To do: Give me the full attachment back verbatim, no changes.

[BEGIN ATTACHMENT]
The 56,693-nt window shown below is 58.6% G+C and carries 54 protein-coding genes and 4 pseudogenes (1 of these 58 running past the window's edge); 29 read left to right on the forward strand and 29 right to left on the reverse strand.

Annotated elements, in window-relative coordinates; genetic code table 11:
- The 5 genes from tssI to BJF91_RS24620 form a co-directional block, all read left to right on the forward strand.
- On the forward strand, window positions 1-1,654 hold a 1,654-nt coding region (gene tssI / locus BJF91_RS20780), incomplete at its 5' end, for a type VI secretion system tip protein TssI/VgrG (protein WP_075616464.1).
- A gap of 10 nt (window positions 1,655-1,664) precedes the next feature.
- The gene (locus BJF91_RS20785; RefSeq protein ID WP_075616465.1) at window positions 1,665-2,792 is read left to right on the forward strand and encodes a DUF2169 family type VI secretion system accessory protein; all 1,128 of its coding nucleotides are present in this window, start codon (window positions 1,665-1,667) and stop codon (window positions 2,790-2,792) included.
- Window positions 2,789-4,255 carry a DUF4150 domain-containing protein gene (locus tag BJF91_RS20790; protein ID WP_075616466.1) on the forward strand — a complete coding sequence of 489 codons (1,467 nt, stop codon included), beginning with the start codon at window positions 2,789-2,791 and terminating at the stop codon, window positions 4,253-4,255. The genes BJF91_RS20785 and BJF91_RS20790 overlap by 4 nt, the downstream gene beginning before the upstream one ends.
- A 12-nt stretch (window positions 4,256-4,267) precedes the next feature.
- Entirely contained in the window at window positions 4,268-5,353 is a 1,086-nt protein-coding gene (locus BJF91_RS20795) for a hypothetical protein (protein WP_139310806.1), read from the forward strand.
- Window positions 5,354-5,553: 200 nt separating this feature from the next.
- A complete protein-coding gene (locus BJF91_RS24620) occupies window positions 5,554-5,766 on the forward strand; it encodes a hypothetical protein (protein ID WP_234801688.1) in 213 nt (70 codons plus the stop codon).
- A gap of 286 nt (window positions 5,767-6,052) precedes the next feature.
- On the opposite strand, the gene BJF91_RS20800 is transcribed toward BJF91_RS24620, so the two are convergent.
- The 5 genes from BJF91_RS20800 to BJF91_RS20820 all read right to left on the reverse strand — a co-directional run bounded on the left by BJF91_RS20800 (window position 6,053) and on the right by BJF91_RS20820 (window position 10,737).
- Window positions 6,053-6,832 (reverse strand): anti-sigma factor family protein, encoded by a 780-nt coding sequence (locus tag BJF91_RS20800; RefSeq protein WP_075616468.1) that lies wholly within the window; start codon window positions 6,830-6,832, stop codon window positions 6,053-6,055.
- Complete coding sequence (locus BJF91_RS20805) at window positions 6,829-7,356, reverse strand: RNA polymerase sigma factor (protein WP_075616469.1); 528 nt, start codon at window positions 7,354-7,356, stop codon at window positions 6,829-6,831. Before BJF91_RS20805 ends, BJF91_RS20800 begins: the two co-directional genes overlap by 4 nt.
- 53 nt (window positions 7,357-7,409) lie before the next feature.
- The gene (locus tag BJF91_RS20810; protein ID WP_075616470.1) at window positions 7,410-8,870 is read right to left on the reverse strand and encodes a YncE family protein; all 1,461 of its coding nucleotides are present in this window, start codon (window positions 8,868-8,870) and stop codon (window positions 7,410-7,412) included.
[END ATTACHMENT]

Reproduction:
The 56,693-nt window shown below is 58.6% G+C and carries 54 protein-coding genes and 4 pseudogenes (1 of these 58 running past the window's edge); 29 read left to right on the forward strand and 29 right to left on the reverse strand.

Annotated elements, in window-relative coordinates; genetic code table 11:
- The 5 genes from tssI to BJF91_RS24620 form a co-directional block, all read left to right on the forward strand.
- On the forward strand, window positions 1-1,654 hold a 1,654-nt coding region (gene tssI / locus BJF91_RS20780), incomplete at its 5' end, for a type VI secretion system tip protein TssI/VgrG (protein WP_075616464.1).
- A gap of 10 nt (window positions 1,655-1,664) precedes the next feature.
- The gene (locus BJF91_RS20785; RefSeq protein ID WP_075616465.1) at window positions 1,665-2,792 is read left to right on the forward strand and encodes a DUF2169 family type VI secretion system accessory protein; all 1,128 of its coding nucleotides are present in this window, start codon (window positions 1,665-1,667) and stop codon (window positions 2,790-2,792) included.
- Window positions 2,789-4,255 carry a DUF4150 domain-containing protein gene (locus tag BJF91_RS20790; protein ID WP_075616466.1) on the forward strand — a complete coding sequence of 489 codons (1,467 nt, stop codon included), beginning with the start codon at window positions 2,789-2,791 and terminating at the stop codon, window positions 4,253-4,255. The genes BJF91_RS20785 and BJF91_RS20790 overlap by 4 nt, the downstream gene beginning before the upstream one ends.
- A 12-nt stretch (window positions 4,256-4,267) precedes the next feature.
- Entirely contained in the window at window positions 4,268-5,353 is a 1,086-nt protein-coding gene (locus BJF91_RS20795) for a hypothetical protein (protein WP_139310806.1), read from the forward strand.
- Window positions 5,354-5,553: 200 nt separating this feature from the next.
- A complete protein-coding gene (locus BJF91_RS24620) occupies window positions 5,554-5,766 on the forward strand; it encodes a hypothetical protein (protein ID WP_234801688.1) in 213 nt (70 codons plus the stop codon).
- A gap of 286 nt (window positions 5,767-6,052) precedes the next feature.
- On the opposite strand, the gene BJF91_RS20800 is transcribed toward BJF91_RS24620, so the two are convergent.
- The 5 genes from BJF91_RS20800 to BJF91_RS20820 all read right to left on the reverse strand — a co-directional run bounded on the left by BJF91_RS20800 (window position 6,053) and on the right by BJF91_RS20820 (window position 10,737).
- Window positions 6,053-6,832 (reverse strand): anti-sigma factor family protein, encoded by a 780-nt coding sequence (locus tag BJF91_RS20800; RefSeq protein WP_075616468.1) that lies wholly within the window; start codon window positions 6,830-6,832, stop codon window positions 6,053-6,055.
- Complete coding sequence (locus BJF91_RS20805) at window positions 6,829-7,356, reverse strand: RNA polymerase sigma factor (protein WP_075616469.1); 528 nt, start codon at window positions 7,354-7,356, stop codon at window positions 6,829-6,831. Before BJF91_RS20805 ends, BJF91_RS20800 begins: the two co-directional genes overlap by 4 nt.
- 53 nt (window positions 7,357-7,409) lie before the next feature.
- The gene (locus tag BJF91_RS20810; protein ID WP_075616470.1) at window positions 7,410-8,870 is read right to left on the reverse strand and encodes a YncE family protein; all 1,461 of its coding nucleotides are present in this window, start codon (window positions 8,868-8,870) and stop codon (window positions 7,410-7,412) included.